Spain is a family holiday favourite – make the most of it with our handy guide
Where to go
With sandy beaches and coves, awesome nature reserves and culture-soaked cities, Spain is ideal for a family holiday that won’t put a strain on your wallet. One of the most fruitful areas to explore is northern Spain. It’s also cooler in summer months, when southern Spain can be sweltering and unsuitable for those with younger kids. Bilbao, the largest city of the Basque Country, is surprisingly good for families since its revitalisation in the 1990s: both its iconic Guggenheim Museum and its Museum of Fine Arts offer children’s activities like puppet shows and circus acts, and there’s a historic quarter full of buzzing tapas bars and restaurants. You’re also within a hour of the Karpin Abentura ecology theme-park, where you’ll find both live animals and animated dinosaur shows, and the Cabarceno Wildlife Park in the Cantabrian Mountains.
is also handy for the handsome seaside town of Donostia–San Sebastian, well-loved by Spaniards for its unspoilt old quarter, its three gorgeous beaches (supplemented by the one on Santa Clara island when ferries run in summer), its watersports and its cablecar up to the amusement park on Mt Igeldo. In winter, meanwhile, many locals head for one of several small family-oriented ski resorts in the tranquil Spanish section of the Pyrenees, where you’ll find crèches and children’s facilities such as snowparks. But don’t overlook the Pyrenees in summer, when it draws lovers of the great outdoors with its whitewater rafting, cycling, horse-riding and even rides in static hot-air balloons.
It’s just over 400 miles cross-country from Bilbao to Barcelona, one of the most perennially hip of city-break destinations but another surprisingly good bet for cheap family holidays in Spain. Kids will love the place, whether tots or teens. They can enjoy everything from one of Europe’s biggest aquariums and fabulous beaches to wacky street entertainment on the Ramblas, the outlandish buildings, monuments and mosaics of Gaudí, and the museums of Montjuic. There’s an amusement park on Barcelona’s Mt Tibidabo, or just an hour’s drive to the south brings you to the major themepark of Port Aventura, as well as the resort of Salou, part of the Costa Dorada, which was named for its golden sands. Not far away is the UNESCO World Heritage city of Tarragona , where you can admire Roman ruins before running wild on Blue Flag beaches.
Great Places to Stay
Spain has a fantastic range of accommodation, from five-star hotels with kids’ clubs down to more flexible and budget-conscious self-catering villas and apartments, of which there is a wide choice from reputable specialists such www.interhome.com and www.homelettings.co.uk. Or combine the benefits of self-catering with the facilities of a resort-hotel, including a pool, at a holiday village such as those operated by PV Holidays.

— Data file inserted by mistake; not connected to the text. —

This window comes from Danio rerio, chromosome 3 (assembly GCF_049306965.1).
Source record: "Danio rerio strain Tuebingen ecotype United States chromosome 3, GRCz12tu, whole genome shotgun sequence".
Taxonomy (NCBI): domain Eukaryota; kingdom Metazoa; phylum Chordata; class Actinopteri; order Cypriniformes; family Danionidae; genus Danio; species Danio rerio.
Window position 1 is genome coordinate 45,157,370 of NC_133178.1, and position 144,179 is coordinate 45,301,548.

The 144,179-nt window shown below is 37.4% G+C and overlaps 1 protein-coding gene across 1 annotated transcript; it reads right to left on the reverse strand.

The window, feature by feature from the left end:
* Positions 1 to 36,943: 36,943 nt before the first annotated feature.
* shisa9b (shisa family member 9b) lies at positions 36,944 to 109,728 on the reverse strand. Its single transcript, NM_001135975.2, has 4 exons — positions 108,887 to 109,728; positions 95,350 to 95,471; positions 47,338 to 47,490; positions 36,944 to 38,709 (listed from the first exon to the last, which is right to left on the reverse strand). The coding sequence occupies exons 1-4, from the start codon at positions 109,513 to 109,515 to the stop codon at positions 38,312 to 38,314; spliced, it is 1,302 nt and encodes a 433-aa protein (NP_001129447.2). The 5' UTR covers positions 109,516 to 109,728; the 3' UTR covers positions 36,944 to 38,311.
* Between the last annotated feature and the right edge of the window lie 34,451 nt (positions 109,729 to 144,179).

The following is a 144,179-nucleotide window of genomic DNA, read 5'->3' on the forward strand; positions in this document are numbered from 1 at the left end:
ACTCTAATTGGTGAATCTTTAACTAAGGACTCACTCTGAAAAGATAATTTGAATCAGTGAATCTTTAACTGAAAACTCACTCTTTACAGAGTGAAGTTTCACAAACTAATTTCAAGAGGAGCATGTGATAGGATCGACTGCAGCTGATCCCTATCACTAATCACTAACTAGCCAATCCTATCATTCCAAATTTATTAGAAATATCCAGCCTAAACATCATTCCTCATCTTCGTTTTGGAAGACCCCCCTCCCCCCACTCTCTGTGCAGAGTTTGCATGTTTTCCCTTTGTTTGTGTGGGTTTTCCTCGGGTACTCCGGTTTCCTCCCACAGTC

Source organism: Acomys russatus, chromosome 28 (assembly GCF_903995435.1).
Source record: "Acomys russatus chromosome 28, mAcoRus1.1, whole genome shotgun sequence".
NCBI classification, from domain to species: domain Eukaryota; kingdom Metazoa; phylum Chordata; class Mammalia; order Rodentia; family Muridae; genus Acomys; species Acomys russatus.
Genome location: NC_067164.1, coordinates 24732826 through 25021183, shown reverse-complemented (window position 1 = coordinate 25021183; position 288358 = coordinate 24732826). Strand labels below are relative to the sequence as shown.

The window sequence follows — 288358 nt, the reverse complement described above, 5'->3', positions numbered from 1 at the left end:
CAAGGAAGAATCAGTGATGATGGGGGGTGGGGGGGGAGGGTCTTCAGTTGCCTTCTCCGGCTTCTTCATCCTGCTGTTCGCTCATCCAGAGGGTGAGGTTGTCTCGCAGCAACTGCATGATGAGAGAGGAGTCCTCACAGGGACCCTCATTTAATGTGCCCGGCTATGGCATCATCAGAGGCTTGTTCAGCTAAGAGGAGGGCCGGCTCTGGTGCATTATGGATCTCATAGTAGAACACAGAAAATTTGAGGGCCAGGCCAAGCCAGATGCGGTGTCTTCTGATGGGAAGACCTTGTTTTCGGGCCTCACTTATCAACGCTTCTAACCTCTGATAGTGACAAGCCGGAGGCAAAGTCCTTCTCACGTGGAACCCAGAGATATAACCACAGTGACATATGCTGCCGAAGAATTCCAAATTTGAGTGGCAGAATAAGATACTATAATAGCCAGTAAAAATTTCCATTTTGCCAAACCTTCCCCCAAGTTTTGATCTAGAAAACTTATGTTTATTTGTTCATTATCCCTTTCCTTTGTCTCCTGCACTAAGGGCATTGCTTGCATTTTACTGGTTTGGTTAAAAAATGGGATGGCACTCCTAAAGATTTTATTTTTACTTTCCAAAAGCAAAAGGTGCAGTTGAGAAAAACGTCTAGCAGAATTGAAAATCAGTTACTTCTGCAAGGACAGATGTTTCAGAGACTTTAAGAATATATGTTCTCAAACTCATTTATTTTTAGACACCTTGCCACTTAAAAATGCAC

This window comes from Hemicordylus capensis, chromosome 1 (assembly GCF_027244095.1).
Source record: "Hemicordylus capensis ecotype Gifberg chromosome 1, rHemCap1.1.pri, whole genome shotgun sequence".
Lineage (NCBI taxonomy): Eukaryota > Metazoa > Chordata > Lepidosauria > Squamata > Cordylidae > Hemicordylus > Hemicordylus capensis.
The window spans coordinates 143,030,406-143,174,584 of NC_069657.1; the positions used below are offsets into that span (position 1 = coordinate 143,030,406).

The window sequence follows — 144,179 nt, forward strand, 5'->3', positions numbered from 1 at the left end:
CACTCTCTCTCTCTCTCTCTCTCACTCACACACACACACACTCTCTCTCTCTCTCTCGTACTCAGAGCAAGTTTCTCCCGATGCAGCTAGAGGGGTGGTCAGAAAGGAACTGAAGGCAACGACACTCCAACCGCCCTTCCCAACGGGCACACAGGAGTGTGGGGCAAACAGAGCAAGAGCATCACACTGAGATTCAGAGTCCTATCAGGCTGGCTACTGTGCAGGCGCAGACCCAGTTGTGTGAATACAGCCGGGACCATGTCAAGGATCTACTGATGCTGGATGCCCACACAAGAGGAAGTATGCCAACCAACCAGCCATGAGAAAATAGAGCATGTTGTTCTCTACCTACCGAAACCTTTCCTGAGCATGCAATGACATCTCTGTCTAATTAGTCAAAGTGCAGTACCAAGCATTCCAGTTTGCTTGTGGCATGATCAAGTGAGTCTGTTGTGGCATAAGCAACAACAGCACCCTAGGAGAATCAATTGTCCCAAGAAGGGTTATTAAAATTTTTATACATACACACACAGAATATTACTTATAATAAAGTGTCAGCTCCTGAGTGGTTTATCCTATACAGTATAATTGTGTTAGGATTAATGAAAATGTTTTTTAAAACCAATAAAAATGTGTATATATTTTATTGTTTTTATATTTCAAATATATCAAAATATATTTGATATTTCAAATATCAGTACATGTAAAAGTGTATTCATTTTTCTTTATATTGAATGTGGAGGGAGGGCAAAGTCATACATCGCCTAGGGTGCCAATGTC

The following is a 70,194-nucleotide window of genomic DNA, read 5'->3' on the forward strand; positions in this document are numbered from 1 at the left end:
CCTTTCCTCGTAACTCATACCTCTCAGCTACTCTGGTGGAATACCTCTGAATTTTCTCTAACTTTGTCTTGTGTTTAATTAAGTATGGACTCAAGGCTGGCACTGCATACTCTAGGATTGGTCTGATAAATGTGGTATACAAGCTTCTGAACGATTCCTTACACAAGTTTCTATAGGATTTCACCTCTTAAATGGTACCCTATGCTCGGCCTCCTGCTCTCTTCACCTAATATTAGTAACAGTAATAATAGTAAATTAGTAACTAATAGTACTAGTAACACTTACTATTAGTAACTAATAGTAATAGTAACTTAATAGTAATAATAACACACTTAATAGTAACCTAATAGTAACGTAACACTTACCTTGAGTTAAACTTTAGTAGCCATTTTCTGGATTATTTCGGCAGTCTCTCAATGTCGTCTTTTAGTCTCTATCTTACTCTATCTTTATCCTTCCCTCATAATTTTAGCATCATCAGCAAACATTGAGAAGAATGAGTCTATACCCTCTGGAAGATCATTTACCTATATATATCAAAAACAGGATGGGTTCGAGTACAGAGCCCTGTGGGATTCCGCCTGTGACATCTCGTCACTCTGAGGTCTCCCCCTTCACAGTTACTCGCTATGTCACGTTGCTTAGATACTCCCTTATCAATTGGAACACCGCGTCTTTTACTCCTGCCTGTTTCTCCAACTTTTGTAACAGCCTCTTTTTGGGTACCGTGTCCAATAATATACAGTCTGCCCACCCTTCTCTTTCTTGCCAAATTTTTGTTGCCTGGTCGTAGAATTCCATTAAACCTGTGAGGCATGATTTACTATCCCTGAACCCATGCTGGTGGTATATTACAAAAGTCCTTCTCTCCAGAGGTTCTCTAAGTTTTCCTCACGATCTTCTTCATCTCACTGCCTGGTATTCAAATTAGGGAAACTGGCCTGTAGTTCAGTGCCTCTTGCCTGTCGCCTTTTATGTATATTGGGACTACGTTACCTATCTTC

Whatever you choose, try to spend at least a night or two in a parador. These uniquely Spanish hotels, which often occupy restored castles or other historic treasures, are surprisingly affordable given what they offer – often, a traditional restaurant with a menu that includes kids’ favourites, together with a children’s play area. Other ‘authentic’ (and green) options might include a yurt hotel or an olive farm in Andalucia.
Then there’s camping, which is especially popular in the cooler north and can include mobile homes as well as tents. Operators with whom you can book family-friendly campsites in pounds (helpful when the euro is so strong) include Canvas Holidays and Siblu. A good source of smaller-scale, sometimes rural, often environmentally conscious campsites is www.alanrogers.com/camping/spain. Alternatively, take to the open-road and pull up beside whatever beach takes your fancy – Spain is excellent for motorhoming. Read our guide to camping holidays in Spain for more information.
Eating Well on a Budget
is a culinary paradise where it’s still possible to eat well on a modest budget, provided you steer clear of tourist traps. Children love sampling from lots of little plates of colourful tapas – a convivial way to enjoy a family meal – while on the coast the seafood can be breathtakingly fresh and good and that perennial child-pleaser the sausage is superb in its various incarnations throughout Spain. Just remember that restaurants don’t normally start serving until 9pm or even later, so factor in a siesta to keep your kids up late, as the natives do.
Choosing self-catering accommodation will allow you the freedom to try out the local produce sold at buzzing markets such as Barcelona’s Mercado Boqueria and to make picnics to take out sightseeing.
For other family holiday ideas read our guide to family holidays in France or our guide to family holidays in Holland.
P&Os family holidays Expert
Rhonda has written and edited for most of the big-name travel publishers, including Time Out and Lonely Planet and is the author of three Frommer's family travel guides - London with Kids, Normandy with Your Family and Brittany with Your Family. She’s married to horror novelist Conrad Williams and along with her sons Ethan (7), Ripley (5) and Zac (2) she regularly travels to all manner of places as commissioning editor and main features writer for www.takethefamily.com.